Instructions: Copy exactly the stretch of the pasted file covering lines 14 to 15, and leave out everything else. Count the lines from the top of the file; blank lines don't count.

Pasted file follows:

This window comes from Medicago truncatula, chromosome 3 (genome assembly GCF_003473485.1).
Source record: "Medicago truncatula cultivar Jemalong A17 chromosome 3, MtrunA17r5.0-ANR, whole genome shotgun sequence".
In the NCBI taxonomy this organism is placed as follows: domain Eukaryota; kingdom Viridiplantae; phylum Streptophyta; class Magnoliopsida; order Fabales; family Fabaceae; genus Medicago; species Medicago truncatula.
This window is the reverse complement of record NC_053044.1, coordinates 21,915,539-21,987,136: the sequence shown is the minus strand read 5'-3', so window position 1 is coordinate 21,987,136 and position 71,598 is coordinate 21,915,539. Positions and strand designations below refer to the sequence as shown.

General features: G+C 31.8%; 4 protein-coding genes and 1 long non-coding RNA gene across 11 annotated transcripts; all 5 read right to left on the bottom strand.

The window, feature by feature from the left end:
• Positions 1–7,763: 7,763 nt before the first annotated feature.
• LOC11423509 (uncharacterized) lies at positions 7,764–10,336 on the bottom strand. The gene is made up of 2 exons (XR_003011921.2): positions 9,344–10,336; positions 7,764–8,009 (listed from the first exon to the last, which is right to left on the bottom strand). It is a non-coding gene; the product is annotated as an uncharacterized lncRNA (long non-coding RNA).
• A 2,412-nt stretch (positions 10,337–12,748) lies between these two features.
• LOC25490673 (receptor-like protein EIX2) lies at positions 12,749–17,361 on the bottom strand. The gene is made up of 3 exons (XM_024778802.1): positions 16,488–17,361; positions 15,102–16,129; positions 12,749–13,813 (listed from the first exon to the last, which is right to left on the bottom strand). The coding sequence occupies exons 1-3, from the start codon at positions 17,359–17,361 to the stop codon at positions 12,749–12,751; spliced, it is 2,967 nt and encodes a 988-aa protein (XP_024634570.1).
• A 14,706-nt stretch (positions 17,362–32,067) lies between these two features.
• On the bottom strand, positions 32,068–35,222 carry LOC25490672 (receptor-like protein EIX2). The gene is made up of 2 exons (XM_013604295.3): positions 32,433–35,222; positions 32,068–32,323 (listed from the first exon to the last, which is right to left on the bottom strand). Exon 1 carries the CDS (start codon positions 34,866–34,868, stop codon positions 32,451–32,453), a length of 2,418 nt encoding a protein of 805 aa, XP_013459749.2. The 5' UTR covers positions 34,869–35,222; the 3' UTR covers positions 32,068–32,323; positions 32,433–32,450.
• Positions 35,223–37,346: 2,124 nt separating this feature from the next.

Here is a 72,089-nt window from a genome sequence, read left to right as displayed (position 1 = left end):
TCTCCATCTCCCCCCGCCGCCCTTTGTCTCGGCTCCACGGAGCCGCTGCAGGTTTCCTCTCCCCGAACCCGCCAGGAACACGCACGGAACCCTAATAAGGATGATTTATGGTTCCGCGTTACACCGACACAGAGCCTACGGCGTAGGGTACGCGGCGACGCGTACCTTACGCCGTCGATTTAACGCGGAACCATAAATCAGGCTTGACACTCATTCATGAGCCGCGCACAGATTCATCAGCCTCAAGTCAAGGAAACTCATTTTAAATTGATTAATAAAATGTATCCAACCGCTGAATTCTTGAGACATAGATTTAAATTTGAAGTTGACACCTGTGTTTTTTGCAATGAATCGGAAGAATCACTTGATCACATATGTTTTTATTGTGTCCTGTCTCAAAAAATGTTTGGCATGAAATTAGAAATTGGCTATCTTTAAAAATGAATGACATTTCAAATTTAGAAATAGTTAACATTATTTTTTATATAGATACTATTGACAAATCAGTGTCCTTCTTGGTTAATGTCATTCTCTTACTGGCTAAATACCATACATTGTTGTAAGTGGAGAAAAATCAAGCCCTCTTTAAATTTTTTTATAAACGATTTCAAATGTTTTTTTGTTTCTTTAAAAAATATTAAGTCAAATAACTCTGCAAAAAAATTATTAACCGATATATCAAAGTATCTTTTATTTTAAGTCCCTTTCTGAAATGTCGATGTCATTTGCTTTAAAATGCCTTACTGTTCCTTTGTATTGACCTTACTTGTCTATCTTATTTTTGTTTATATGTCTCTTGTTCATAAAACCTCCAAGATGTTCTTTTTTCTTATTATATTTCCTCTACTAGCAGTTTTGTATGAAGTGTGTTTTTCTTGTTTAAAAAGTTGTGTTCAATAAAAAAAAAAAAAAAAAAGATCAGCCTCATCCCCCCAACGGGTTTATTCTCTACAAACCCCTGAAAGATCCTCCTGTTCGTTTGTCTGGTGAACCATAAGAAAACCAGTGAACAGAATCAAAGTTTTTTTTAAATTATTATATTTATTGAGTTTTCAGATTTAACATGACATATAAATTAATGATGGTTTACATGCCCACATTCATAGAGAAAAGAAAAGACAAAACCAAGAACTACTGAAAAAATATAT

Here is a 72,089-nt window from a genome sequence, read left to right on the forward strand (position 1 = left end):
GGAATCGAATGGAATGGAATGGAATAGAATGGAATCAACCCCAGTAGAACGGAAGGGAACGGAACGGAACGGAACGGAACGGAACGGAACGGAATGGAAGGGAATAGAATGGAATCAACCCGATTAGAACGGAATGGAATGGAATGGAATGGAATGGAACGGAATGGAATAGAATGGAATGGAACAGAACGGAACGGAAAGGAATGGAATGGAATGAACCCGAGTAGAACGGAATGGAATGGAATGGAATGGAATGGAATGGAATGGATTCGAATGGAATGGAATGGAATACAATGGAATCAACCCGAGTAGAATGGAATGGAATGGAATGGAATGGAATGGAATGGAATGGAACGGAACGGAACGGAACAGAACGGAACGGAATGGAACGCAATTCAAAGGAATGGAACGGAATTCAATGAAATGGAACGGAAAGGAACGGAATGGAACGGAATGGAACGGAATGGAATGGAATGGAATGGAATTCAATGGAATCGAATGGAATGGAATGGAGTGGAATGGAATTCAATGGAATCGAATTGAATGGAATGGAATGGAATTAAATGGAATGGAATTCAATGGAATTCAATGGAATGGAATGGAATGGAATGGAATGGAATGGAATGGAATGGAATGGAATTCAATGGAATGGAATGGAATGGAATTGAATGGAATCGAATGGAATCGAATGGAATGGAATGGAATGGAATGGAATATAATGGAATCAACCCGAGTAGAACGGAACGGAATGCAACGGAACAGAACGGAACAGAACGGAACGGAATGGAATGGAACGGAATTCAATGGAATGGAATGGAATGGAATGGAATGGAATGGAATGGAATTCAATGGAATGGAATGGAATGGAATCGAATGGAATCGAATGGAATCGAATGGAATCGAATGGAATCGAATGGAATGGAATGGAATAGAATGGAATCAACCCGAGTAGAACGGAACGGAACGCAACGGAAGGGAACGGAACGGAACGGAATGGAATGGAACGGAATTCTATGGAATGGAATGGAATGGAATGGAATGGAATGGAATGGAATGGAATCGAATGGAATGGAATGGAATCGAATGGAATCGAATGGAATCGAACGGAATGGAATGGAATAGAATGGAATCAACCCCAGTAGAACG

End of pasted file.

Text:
Here is a 72,089-nt window from a genome sequence, read left to right as displayed (position 1 = left end):
TCTCCATCTCCCCCCGCCGCCCTTTGTCTCGGCTCCACGGAGCCGCTGCAGGTTTCCTCTCCCCGAACCCGCCAGGAACACGCACGGAACCCTAATAAGGATGATTTATGGTTCCGCGTTACACCGACACAGAGCCTACGGCGTAGGGTACGCGGCGACGCGTACCTTACGCCGTCGATTTAACGCGGAACCATAAATCAGGCTTGACACTCATTCATGAGCCGCGCACAGATTCATCAGCCTCAAGTCAAGGAAACTCATTTTAAATTGATTAATAAAATGTATCCAACCGCTGAATTCTTGAGACATAGATTTAAATTTGAAGTTGACACCTGTGTTTTTTGCAATGAATCGGAAGAATCACTTGATCACATATGTTTTTATTGTGTCCTGTCTCAAAAAATGTTTGGCATGAAATTAGAAATTGGCTATCTTTAAAAATGAATGACATTTCAAATTTAGAAATAGTTAACATTATTTTTTATATAGATACTATTGACAAATCAGTGTCCTTCTTGGTTAATGTCATTCTCTTACTGGCTAAATACCATACATTGTTGTAAGTGGAGAAAAATCAAGCCCTCTTTAAATTTTTTTATAAACGATTTCAAATGTTTTTTTGTTTCTTTAAAAAATATTAAGTCAAATAACTCTGCAAAAAAATTATTAACCGATATATCAAAGTATCTTTTATTTTAAGTCCCTTTCTGAAATGTCGATGTCATTTGCTTTAAAATGCCTTACTGTTCCTTTGTATTGACCTTACTTGTCTATCTTATTTTTGTTTATATGTCTCTTGTTCATAAAACCTCCAAGATGTTCTTTTTTCTTATTATATTTCCTCTACTAGCAGTTTTGTATGAAGTGTGTTTTTCTTGTTTAAAAAGTTGTGTTCAATAAAAAAAAAAAAAAAAAAGATCAGCCTCATCCCCCCAACGGGTTTATTCTCTACAAACCCCTGAAAGATCCTCCTGTTCGTTTGTCTGGTGAACCATAAGAAAACCAGTGAACAGAATCAAAGTTTTTTTTAAATTATTATATTTATTGAGTTTTCAGATTTAACATGACATATAAATTAATGATGGTTTACATGCCCACATTCATAGAGAAAAGAAAAGACAAAACCAAGAACTACTGAAAAAATATAT